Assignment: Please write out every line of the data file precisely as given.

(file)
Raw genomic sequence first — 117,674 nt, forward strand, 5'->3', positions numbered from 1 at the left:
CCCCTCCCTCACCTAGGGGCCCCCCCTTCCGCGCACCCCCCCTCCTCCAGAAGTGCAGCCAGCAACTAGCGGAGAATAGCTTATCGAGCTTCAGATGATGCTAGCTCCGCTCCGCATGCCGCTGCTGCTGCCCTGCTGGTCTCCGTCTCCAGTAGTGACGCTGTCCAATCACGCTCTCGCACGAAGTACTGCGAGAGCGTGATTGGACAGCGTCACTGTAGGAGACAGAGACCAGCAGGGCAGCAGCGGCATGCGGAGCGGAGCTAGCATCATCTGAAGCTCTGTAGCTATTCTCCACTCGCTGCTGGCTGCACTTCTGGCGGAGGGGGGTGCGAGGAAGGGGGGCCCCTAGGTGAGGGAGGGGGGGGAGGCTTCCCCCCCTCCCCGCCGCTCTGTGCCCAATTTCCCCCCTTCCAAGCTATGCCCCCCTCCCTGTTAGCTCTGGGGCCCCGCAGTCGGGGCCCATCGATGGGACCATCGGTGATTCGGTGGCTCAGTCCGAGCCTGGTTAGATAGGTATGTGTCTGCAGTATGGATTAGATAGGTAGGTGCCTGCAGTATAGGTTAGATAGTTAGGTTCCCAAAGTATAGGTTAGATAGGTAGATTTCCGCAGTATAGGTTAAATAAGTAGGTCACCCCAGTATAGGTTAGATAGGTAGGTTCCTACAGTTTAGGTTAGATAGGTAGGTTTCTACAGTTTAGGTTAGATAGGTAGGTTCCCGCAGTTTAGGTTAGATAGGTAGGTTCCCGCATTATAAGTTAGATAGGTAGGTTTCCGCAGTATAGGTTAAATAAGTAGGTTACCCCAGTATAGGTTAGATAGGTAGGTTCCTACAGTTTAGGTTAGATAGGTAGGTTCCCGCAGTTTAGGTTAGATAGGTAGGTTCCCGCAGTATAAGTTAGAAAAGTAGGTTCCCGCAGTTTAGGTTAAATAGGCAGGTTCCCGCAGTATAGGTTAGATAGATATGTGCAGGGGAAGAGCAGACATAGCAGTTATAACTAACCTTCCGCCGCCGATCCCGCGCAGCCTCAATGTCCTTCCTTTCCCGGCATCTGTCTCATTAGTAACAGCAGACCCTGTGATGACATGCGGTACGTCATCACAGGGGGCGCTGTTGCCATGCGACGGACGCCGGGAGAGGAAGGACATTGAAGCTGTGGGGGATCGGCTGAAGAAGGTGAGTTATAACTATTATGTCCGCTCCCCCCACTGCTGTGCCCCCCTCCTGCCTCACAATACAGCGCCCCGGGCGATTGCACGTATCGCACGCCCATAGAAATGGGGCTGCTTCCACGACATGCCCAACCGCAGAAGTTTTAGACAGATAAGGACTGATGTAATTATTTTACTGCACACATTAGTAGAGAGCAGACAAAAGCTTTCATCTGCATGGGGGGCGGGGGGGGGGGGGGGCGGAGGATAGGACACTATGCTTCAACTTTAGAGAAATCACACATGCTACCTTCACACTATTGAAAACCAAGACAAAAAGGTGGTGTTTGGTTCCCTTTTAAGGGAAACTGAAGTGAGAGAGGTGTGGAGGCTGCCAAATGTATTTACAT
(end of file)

Raw genomic sequence first — 117,674 nt, forward strand, 5'->3', positions numbered from 1 at the left:
CCCCTCCCTCACCTAGGGGCCCCCCCTTCCGCGCACCCCCCCTCCTCCAGAAGTGCAGCCAGCAACTAGCGGAGAATAGCTTATCGAGCTTCAGATGATGCTAGCTCCGCTCCGCATGCCGCTGCTGCTGCCCTGCTGGTCTCCGTCTCCAGTAGTGACGCTGTCCAATCACGCTCTCGCACGAAGTACTGCGAGAGCGTGATTGGACAGCGTCACTGTAGGAGACAGAGACCAGCAGGGCAGCAGCGGCATGCGGAGCGGAGCTAGCATCATCTGAAGCTCTGTAGCTATTCTCCACTCGCTGCTGGCTGCACTTCTGGCGGAGGGGGGTGCGAGGAAGGGGGGCCCCTAGGTGAGGGAGGGGGGGGAGGCTTCCCCCCCTCCCCGCCGCTCTGTGCCCAATTTCCCCCCTTCCAAGCTATGCCCCCCTCCCTGTTAGCTCTGGGGCCCCGCAGTCGGGGCCCATCGATGGGACCATCGGTGATTCGGTGGCTCAGTCCGAGCCTGGTTAGATAGGTATGTGTCTGCAGTATGGATTAGATAGGTAGGTGCCTGCAGTATAGGTTAGATAGTTAGGTTCCCAAAGTATAGGTTAGATAGGTAGATTTCCGCAGTATAGGTTAAATAAGTAGGTCACCCCAGTATAGGTTAGATAGGTAGGTTCCTACAGTTTAGGTTAGATAGGTAGGTTTCTACAGTTTAGGTTAGATAGGTAGGTTCCCGCAGTTTAGGTTAGATAGGTAGGTTCCCGCATTATAAGTTAGATAGGTAGGTTTCCGCAGTATAGGTTAAATAAGTAGGTTACCCCAGTATAGGTTAGATAGGTAGGTTCCTACAGTTTAGGTTAGATAGGTAGGTTCCCGCAGTTTAGGTTAGATAGGTAGGTTCCCGCAGTATAAGTTAGAAAAGTAGGTTCCCGCAGTTTAGGTTAAATAGGCAGGTTCCCGCAGTATAGGTTAGATAGATATGTGCAGGGGAAGAGCAGACATAGCAGTTATAACTAACCTTCCGCCGCCGATCCCGCGCAGCCTCAATGTCCTTCCTTTCCCGGCATCTGTCTCATTAGTAACAGCAGACCCTGTGATGACATGCGGTACGTCATCACAGGGGGCGCTGTTGCCATGCGACGGACGCCGGGAGAGGAAGGACATTGAAGCTGTGGGGGATCGGCTGAAGAAGGTGAGTTATAACTATTATGTCCGCTCCCCCCACTGCTGTGCCCCCCTCCTGCCTCACAATACAGCGCCCCGGGCGATTGCACGTATCGCACGCCCATAGAAATGGGGCTGCTTCCACGACATGCCCAACCGCAGAAGTTTTAGACAGATAAGGACTGATGTAATTATTTTACTGCACACATTAGTAGAGAGCAGACAAAAGCTTTCATCTGCATGGGGGGCGGGGGGGGGGGGGGGCGGAGGATAGGACACTATGCTTCAACTTTAGAGAAATCACACATGCTACCTTCACACTATTGAAAACCAAGACAAAAAGGTGGTGTTTGGTTCCCTTTTAAGGGAAACTGAAGTGAGAGAGGTGTGGAGGCTGCCAAATGTATTTACAT